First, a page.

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2014/2015  KAN-CCMVI2005U  Design for change: Shaping meaning, interaction and sustainable communities

English Title
Design for change: Shaping meaning, interaction and sustainable communities

Course information

Language English
Course ECTS 7.5 ECTS
Type Elective
Level Full Degree Master
Duration Summer
Course period Summer
Timetable Course schedule will be posted at calendar.cbs.dk
Study board
Study Board for MSc in Economics and Business Administration
Course coordinator
  • Course instructor - Dr. Shannon Hessel, Copenhagen Business School
    Patricia Plackett - MPP
Main academic disciplines
  • Innovation and entrepreneurship
  • Management
  • Corporate and Business Strategy
Last updated on 02-07-2014
Learning objectives
By the end of the course the student should be able to:
  • Demonstrate thorough knowledge of key concepts and theoretical perspectives related to the role of design in organizational strategy, competitiveness, creativity, innovation, work process design, and management/leadership.
  • Demonstrate theoretical and practical understanding of a diverse set of methods for design research and ideation.
  • Effectively apply design research and ideation methods to the identification and understanding of human needs (immediate and anticipated), to problem- and solution-creation, and to the generation of radical proposals that creatively address these needs.
  • Demonstrate robust capability to characterize the kind of innovation outcome desired and to determine the appropriate processes for applying design thinking in order to realize this objective. This includes an understanding of the role of the client/customer in design processes.
  • Effectively perform processes of group creativity.
  • Persuasively explain and defend a position on why and how design matters to the creation of business and societal value.
Course prerequisites
This course should be accessible to all graduate students.
Prerequisites for registering for the exam
Number of mandatory activities: 1
Compulsory assignments (assessed approved/not approved)
Mandatory Mid-term Assignment: In groups and based on in-class studio workshops in methods for design research, students will develop and deliver presentations of a radical possibility for future innovation, including a plan for how to engage with external experts and stakeholders to further their research and ideation process.
4-hours written exam:
Exam ECTS 7,5
Examination form Written sit-in exam
Individual or group exam Individual
Assignment type Written assignment
Duration 4 hours
Grading scale 7-step scale
Examiner(s) One internal examiner
Exam period Summer Term
Aids allowed to bring to the exam Limited aids, see the list below and the exam plan/guidelines for further information:
  • Additional allowed aids
  • Allowed dictionaries
  • Books and compendia brought by the examinee
  • Notes brought by the examinee
Make-up exam/re-exam
Same examination form as the ordinary exam
If the number of registered candidates for the make-up examination/re-take examination warrants that it may most appropriately be held as an oral examination, the programme office will inform the students that the make-up examination/re-take examination will be held as an oral examination instead.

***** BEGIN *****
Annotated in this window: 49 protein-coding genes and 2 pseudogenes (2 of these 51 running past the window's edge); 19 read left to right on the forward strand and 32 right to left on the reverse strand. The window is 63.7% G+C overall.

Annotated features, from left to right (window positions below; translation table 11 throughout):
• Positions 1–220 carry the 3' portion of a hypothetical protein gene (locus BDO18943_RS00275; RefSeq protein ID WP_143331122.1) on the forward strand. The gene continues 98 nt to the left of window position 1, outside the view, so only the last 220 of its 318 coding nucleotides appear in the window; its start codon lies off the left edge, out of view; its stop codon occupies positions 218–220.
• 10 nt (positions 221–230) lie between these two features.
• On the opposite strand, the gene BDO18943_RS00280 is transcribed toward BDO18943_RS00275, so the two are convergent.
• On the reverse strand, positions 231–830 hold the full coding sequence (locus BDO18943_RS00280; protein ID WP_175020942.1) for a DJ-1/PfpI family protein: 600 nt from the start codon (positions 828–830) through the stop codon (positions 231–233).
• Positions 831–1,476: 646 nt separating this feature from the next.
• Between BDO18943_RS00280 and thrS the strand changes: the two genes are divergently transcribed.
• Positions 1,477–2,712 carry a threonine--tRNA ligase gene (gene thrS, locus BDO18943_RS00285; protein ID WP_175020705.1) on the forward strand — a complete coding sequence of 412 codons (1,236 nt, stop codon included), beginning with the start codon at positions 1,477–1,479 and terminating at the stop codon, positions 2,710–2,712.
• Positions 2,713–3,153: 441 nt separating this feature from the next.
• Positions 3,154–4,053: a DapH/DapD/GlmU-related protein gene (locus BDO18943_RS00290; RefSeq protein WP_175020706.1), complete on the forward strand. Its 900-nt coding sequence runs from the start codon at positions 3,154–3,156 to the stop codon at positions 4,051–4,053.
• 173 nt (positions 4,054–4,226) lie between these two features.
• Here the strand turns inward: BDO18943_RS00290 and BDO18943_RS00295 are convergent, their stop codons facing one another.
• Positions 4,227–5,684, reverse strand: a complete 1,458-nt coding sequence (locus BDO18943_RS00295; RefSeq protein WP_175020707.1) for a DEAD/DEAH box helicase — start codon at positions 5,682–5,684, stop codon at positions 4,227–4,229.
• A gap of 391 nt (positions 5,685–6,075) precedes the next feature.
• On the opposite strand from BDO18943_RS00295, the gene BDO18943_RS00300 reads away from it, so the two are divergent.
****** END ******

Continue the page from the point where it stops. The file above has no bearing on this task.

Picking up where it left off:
Description of the exam procedure
Extra note about help aids: printed articles and notes and electronic files/USBs are allowed
Course content and structure
Design and design methods are increasingly used by groups and organizations seeking to creatively address challenges related to how human beings interact with objects, services, environments, resources and one another. Design provides organizations with powerful methods for innovating and building competitive advantage. “Design Thinking”, when effectively applied by groups and organizations, has the potential to increase their capacity to generate value and have a positive impact on society. Methods for applying design thinking vary, depending on whether they address the innovation of objects, services, systems, interactions or environments. Design-driven innovation concerns itself primarily with the radical innovation of the meaning of objects, for instance; outcomes propose new ways of living. Alternatively, human-centered design is increasingly employed to address the innovation of services and systems for interaction. The latter outcomes, by nature of being realized in action, continue to evolve over time, requiring continual, iterative understanding and address; such processes are rarely “finished”. The role of the client or customer in design processes can also vary widely, from inclusion as an expert participant, to surprised recipient of a completed outcome.
This graduate course in design research and ideation methods provides students with both a theoretical understanding of approaches for applying design to address innovation objectives and hands-on experience with design methods. By engaging in Harvard Business School-style case discussions, students will learn how to make strategic decisions regarding the application of design methods to innovation objectives, and learn how to organize and lead design-driven innovation processes. Through studio workshop sessions run in tandem with case discussions, students will develop their capabilities for identifying and understanding human needs (immediate or anticipated) as well as contemporary difficulties/opportunities requiring creative address, then apply design methods to develop radical proposals for innovation. Hands-on practice will be conducted inside and outside the classroom. Students will engage in fieldwork and seek consultation with external stakeholders. Studio sessions will include coaching specifically aimed at developing competencies for performing collaborative creativity in groups.
Two trends that are likely to define the 21st century are threats to the sustainability of the natural environment and dramatic increases in urbanization (Alusi et al 2010). While this course will highlight issues related to urban sustainability, we will not limit explorations to one pre-determined “problem” to address through design activities. Rather, multiple issues and opportunities related to contemporary societal difficulties will be considered, driven primarily by student interests as well as unfolding current events. As one way to ensure this dialogue, we will use an online platform to develop a collection of radical new technologies and designs that are and potentially will dramatically disrupt current behaviors and point to new ways of living (i.e., 3D printers that can replicate themselves.)